yankeefan
Posts: 69
Joined: Mar 2013

first, I should emphasize that you should strongly consider radiation and/or other treatments at the same time you consider surgery. Every case is different and in yours something other than surgery may be the best; that's hopefully what the urologists you are talking to will help you sort out. I live relatively close to Baltimore so it was a pretty easy choice to go there for my surgery. My regular urologist doesn't take any insurance so that was also a factor...primarily though I was swayed by the reputation john's hopkins has in this area. The two urologists my normal guy recommended I talk to at jh were bal carter and alan partin. Both have been there quite awhile. I believe dr. carter only does the open procedure, while dr. partin does both kinds. I have seen videos of dr schaefer on their web site and he looks pretty impressive too. I happened to call dr partin's office first and my wife and i went to see him in march. he's a nice, easy to talk to guy, but pretty much no nonsense....when we asked him who he would recommend for the surgery, he said "i can help you out" so, at that point we thought, why not just go with him....he struck me as about the right age....probably in his 50's...not too young and inexperienced but not past his prime either. He also appears to be very well thought of professionally. My sense is Bal Cater would have been a good choice too...he has a great reputation and has done literally thousands of prostatectomies, most with very good results. He is probably a little olded than partin but not so old you would worry. my urologist probably recommended him as high as anyone (he's about the same age as dr. carter). My prostate was quite large...I suffered from bph for years before I found out I had pc. Because of it's size, Partin recommended against robotic surgery, he implied he could do it but said it would make his job much easier if I had the open variety...he  offered that you generally want the surgeon to have as easy a time as possible. So I had the retrobupic/open procedure.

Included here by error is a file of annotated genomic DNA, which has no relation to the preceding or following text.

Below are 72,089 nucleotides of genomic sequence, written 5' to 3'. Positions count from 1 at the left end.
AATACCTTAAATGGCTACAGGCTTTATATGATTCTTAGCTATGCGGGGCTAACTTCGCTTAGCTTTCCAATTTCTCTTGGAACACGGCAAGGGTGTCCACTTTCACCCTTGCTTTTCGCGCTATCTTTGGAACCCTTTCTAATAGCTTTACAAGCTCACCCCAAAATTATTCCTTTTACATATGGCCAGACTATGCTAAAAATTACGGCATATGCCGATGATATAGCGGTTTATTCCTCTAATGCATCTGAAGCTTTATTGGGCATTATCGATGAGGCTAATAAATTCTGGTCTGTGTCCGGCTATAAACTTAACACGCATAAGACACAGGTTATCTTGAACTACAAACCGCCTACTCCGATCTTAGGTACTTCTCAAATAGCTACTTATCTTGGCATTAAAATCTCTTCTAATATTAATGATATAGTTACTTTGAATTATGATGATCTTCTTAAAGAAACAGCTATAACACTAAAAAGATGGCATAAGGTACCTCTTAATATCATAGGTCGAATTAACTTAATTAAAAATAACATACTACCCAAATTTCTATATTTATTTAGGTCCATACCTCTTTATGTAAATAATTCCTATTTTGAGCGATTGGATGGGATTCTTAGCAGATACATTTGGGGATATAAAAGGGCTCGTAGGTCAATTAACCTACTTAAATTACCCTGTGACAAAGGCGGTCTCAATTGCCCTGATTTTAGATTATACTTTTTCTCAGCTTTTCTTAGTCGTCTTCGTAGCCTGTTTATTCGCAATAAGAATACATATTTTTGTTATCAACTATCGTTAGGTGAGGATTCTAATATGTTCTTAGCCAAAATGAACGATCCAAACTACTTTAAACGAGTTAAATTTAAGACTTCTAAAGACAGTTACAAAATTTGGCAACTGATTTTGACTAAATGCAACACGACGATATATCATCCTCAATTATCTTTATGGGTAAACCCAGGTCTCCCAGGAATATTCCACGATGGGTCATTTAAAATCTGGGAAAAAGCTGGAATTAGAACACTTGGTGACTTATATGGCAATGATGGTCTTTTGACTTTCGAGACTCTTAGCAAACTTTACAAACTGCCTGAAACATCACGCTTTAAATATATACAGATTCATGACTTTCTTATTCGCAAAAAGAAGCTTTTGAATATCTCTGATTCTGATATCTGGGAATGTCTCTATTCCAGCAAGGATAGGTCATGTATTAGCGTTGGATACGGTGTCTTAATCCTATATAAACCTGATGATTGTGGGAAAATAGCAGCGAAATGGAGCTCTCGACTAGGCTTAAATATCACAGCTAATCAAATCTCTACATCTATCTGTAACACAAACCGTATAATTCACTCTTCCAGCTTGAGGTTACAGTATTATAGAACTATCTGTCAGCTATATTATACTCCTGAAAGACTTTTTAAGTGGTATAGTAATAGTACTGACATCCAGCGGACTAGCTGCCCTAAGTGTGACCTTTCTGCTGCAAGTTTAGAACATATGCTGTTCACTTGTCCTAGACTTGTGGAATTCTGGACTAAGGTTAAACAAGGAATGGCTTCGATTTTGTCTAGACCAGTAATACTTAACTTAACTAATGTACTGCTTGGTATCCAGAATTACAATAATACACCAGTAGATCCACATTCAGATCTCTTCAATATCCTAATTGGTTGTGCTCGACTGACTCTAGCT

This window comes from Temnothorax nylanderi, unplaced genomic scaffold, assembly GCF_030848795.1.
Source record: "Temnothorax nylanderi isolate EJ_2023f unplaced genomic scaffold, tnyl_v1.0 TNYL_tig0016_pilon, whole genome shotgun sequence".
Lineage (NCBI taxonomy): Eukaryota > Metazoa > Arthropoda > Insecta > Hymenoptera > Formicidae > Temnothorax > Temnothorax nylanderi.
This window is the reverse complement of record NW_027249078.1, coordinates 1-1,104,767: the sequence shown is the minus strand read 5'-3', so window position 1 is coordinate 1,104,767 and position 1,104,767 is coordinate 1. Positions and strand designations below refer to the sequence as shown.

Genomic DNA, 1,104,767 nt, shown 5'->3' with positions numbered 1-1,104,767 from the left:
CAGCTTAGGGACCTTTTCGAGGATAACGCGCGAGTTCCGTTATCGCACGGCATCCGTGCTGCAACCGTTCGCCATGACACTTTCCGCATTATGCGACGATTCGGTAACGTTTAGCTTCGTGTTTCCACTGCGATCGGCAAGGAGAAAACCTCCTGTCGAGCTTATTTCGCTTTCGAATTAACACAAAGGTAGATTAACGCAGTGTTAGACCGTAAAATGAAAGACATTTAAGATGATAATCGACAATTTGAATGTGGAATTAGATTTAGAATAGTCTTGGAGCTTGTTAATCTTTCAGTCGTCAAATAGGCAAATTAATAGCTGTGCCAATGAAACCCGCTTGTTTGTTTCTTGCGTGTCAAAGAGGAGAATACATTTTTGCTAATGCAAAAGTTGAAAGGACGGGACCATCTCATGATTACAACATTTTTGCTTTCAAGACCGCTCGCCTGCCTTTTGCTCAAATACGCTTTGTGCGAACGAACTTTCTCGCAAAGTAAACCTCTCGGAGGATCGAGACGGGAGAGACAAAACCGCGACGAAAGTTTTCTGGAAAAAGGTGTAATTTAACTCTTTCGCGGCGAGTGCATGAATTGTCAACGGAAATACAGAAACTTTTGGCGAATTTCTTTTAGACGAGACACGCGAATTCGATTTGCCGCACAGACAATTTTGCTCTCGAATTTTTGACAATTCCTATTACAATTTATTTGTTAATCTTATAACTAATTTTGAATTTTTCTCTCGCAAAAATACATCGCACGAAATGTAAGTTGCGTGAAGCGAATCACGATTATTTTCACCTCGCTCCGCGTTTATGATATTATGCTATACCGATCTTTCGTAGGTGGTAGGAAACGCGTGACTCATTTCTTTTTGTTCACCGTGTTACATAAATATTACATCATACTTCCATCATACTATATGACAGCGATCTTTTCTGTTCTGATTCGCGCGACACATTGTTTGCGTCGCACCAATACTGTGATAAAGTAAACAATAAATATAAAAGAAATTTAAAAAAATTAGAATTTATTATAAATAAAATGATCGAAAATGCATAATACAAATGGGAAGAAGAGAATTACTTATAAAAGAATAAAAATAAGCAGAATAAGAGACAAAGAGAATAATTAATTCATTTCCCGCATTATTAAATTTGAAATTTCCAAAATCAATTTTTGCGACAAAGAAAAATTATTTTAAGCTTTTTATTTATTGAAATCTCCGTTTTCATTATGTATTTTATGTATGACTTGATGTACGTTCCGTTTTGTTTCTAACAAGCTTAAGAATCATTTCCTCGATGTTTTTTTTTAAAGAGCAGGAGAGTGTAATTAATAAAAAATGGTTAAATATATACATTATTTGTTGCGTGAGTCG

I found jh to be a good experience, my only complaint...and I doubt it's specific to jh, is that they discharge you after only one night. If I had it to do over, I'd try to stay at least 2 nights. That first night at home was not good...too much pain and just not as well set up to deal with it as being in a hospital room, with nurses to take care of you, etc. btw, the rooms at jh are all private and the room was good sized with it's own bathroom and a separate bed for my wife to stay with me. That was convenient, especially since we were coming from out of town. I found the nurses at jh to be good. Another good thing about jh is that both dr partin and the hospital took my insurance. I'm 68 so I also have medicare part A for the hospital part of the bill and coupled with my other health insurance plan that was completely taken care of by insurance. The total cost (amount billed) for my two days at jh was $14,300. With my insurance, my out of pocket costs were only $300. See the post on this site re cost of prostate surgery for a breakout. JH wasn't as expensive as other hospitals/surgeons I have seen posted on this site. I'm sure one reason they get you out of there so quickly, i.e. only one night in the hospital, is to keep those costs down. Also, I believe the retropubic/open procedure is much less expensive than the robotic procedure. The robotic machines are quite expensive and they have to recoup those costs somehow.